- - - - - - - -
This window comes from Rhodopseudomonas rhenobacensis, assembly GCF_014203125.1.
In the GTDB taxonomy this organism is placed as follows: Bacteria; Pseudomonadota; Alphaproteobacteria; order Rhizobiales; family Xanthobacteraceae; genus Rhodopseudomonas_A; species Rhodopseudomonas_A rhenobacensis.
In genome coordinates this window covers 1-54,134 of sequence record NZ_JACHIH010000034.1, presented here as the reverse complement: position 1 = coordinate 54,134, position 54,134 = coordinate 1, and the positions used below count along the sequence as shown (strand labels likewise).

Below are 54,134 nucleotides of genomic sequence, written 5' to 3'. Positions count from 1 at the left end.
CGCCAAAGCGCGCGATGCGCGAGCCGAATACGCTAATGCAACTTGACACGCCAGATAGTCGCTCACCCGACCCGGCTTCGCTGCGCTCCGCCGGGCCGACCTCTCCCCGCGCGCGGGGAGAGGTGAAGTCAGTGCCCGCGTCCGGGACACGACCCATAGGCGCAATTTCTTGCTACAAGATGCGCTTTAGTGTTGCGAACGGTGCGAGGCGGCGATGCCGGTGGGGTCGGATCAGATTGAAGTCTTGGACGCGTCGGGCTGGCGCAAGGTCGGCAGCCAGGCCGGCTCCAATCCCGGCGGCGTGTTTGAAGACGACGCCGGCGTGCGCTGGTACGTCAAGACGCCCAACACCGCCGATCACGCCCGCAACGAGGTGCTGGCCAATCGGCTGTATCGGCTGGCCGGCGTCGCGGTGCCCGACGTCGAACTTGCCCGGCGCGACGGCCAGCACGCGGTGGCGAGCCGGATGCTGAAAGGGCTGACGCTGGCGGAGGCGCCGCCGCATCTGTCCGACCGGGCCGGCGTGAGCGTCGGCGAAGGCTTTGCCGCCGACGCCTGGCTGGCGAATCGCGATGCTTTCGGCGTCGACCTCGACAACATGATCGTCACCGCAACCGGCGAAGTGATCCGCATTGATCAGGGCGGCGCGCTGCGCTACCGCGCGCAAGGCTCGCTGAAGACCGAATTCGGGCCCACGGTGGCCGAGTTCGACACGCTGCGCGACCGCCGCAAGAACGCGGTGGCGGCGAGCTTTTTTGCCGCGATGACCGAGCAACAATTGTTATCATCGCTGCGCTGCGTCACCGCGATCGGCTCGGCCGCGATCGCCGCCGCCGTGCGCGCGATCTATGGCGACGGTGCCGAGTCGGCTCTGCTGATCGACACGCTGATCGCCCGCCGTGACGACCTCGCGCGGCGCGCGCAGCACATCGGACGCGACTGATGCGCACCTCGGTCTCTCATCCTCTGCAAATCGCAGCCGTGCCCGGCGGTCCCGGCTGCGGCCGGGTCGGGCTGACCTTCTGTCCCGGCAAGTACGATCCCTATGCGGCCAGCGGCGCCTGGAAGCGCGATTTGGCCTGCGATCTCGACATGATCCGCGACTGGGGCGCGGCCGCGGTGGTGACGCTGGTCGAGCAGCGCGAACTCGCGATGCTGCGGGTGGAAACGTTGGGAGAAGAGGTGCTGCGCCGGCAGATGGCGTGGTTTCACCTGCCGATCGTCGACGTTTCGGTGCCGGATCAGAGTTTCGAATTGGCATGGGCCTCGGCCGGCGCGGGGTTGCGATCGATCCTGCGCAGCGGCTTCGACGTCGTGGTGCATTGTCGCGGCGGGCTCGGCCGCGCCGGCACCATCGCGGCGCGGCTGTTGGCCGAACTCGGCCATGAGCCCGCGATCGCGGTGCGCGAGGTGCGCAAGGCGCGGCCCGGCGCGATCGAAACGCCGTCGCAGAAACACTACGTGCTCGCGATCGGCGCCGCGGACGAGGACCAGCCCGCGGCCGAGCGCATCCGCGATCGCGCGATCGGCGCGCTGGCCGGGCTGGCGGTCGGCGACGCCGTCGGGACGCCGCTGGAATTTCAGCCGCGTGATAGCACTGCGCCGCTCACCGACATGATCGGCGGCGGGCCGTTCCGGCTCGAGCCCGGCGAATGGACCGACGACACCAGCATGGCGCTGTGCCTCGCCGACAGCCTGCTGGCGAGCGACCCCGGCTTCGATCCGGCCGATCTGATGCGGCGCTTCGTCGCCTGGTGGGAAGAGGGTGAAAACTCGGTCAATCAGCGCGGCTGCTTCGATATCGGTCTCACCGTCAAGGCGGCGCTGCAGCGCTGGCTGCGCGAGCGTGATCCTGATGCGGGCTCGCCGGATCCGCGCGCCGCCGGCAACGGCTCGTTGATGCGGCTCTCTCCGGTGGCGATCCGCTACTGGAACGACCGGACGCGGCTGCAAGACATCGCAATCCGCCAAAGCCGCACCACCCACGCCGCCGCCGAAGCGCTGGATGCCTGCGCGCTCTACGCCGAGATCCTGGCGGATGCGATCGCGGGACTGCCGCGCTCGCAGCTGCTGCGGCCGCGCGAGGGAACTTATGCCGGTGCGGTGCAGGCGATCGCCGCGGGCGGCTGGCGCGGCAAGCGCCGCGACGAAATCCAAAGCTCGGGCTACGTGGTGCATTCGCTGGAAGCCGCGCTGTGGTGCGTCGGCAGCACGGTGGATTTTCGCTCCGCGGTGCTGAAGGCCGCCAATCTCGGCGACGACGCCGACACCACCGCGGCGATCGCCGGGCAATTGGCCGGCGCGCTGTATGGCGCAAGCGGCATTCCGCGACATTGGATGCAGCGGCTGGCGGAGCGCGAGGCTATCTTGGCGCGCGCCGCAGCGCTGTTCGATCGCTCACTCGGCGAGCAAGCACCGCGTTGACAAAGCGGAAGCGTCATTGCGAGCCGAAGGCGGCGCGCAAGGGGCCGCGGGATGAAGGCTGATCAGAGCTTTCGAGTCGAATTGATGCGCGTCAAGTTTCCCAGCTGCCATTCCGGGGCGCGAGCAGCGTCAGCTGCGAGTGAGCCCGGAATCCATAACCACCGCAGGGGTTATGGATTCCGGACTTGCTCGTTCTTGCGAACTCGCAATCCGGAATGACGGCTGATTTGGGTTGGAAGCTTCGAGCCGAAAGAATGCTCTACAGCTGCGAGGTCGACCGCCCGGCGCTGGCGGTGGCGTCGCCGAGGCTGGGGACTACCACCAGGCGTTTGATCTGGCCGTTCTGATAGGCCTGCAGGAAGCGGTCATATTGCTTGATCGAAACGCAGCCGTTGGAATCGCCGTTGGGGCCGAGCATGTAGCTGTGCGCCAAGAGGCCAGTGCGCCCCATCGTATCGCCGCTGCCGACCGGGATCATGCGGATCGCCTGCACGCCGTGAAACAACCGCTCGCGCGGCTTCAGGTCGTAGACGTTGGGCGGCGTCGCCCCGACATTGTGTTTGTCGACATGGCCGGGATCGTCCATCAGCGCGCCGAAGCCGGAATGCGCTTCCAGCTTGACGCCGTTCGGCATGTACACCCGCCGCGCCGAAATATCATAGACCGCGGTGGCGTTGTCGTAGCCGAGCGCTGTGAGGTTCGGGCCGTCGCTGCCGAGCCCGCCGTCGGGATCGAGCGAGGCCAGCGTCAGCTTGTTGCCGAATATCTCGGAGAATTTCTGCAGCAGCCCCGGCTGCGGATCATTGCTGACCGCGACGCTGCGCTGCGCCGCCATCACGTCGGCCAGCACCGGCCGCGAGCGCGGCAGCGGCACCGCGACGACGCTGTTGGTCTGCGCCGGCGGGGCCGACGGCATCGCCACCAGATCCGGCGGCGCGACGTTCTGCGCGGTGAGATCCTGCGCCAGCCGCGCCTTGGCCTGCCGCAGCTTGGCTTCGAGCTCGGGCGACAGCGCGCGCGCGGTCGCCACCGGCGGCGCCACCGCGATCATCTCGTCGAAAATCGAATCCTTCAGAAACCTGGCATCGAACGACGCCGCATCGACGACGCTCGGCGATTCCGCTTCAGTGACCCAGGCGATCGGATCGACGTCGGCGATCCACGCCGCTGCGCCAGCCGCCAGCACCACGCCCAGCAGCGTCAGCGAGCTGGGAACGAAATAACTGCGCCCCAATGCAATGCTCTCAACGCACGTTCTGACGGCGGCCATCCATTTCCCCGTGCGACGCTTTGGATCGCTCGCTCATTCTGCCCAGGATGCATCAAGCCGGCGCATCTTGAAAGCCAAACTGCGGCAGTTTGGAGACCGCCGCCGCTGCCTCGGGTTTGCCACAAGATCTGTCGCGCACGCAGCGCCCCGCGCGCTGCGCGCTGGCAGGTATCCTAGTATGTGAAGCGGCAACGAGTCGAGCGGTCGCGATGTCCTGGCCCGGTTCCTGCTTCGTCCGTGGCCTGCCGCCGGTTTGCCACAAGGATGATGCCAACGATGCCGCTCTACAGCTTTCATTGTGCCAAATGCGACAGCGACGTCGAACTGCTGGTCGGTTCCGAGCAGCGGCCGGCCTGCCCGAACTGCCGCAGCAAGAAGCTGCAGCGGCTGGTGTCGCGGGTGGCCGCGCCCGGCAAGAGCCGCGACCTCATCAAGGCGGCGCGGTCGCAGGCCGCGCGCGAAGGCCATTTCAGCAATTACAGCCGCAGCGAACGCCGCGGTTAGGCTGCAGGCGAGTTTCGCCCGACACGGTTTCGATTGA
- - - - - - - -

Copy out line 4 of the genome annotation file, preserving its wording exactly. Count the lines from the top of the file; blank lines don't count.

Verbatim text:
Below are 54,134 nucleotides of genomic sequence, written 5' to 3'. Positions count from 1 at the left end.